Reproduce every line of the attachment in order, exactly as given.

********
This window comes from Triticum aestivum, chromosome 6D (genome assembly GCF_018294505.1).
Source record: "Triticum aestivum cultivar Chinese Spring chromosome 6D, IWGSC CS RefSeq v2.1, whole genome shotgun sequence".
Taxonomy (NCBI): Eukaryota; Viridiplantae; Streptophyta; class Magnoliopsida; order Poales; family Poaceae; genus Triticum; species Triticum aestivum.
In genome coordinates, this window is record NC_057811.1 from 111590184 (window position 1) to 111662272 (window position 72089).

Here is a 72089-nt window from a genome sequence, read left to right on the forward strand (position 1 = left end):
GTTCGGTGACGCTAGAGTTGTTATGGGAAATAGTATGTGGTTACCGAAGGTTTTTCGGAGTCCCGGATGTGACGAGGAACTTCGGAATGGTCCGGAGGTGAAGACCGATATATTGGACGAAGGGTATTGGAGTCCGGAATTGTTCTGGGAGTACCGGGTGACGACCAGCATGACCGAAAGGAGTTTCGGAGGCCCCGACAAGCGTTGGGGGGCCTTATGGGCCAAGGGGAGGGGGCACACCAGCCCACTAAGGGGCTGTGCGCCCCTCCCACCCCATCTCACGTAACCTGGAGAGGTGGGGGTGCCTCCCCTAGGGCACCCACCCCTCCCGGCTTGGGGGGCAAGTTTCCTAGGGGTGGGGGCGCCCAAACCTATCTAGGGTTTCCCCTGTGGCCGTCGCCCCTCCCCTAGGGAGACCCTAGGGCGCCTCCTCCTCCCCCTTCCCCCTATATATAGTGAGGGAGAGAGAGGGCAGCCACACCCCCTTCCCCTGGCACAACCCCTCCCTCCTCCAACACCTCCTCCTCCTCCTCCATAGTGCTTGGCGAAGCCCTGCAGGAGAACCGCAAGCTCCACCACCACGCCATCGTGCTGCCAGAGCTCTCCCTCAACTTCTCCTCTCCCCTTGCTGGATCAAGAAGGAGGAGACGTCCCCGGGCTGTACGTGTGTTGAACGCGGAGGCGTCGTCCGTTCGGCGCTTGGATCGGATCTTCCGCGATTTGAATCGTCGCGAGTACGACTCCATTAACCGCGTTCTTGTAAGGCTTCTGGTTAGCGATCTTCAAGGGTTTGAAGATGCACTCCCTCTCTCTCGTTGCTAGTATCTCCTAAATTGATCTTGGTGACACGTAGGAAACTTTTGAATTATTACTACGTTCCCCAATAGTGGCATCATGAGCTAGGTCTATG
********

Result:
This window comes from Triticum aestivum, chromosome 6D (genome assembly GCF_018294505.1).
Source record: "Triticum aestivum cultivar Chinese Spring chromosome 6D, IWGSC CS RefSeq v2.1, whole genome shotgun sequence".
Taxonomy (NCBI): Eukaryota; Viridiplantae; Streptophyta; class Magnoliopsida; order Poales; family Poaceae; genus Triticum; species Triticum aestivum.
In genome coordinates, this window is record NC_057811.1 from 111590184 (window position 1) to 111662272 (window position 72089).

Here is a 72089-nt window from a genome sequence, read left to right on the forward strand (position 1 = left end):
GTTCGGTGACGCTAGAGTTGTTATGGGAAATAGTATGTGGTTACCGAAGGTTTTTCGGAGTCCCGGATGTGACGAGGAACTTCGGAATGGTCCGGAGGTGAAGACCGATATATTGGACGAAGGGTATTGGAGTCCGGAATTGTTCTGGGAGTACCGGGTGACGACCAGCATGACCGAAAGGAGTTTCGGAGGCCCCGACAAGCGTTGGGGGGCCTTATGGGCCAAGGGGAGGGGGCACACCAGCCCACTAAGGGGCTGTGCGCCCCTCCCACCCCATCTCACGTAACCTGGAGAGGTGGGGGTGCCTCCCCTAGGGCACCCACCCCTCCCGGCTTGGGGGGCAAGTTTCCTAGGGGTGGGGGCGCCCAAACCTATCTAGGGTTTCCCCTGTGGCCGTCGCCCCTCCCCTAGGGAGACCCTAGGGCGCCTCCTCCTCCCCCTTCCCCCTATATATAGTGAGGGAGAGAGAGGGCAGCCACACCCCCTTCCCCTGGCACAACCCCTCCCTCCTCCAACACCTCCTCCTCCTCCTCCATAGTGCTTGGCGAAGCCCTGCAGGAGAACCGCAAGCTCCACCACCACGCCATCGTGCTGCCAGAGCTCTCCCTCAACTTCTCCTCTCCCCTTGCTGGATCAAGAAGGAGGAGACGTCCCCGGGCTGTACGTGTGTTGAACGCGGAGGCGTCGTCCGTTCGGCGCTTGGATCGGATCTTCCGCGATTTGAATCGTCGCGAGTACGACTCCATTAACCGCGTTCTTGTAAGGCTTCTGGTTAGCGATCTTCAAGGGTTTGAAGATGCACTCCCTCTCTCTCGTTGCTAGTATCTCCTAAATTGATCTTGGTGACACGTAGGAAACTTTTGAATTATTACTACGTTCCCCAATAGTGGCATCATGAGCTAGGTCTATG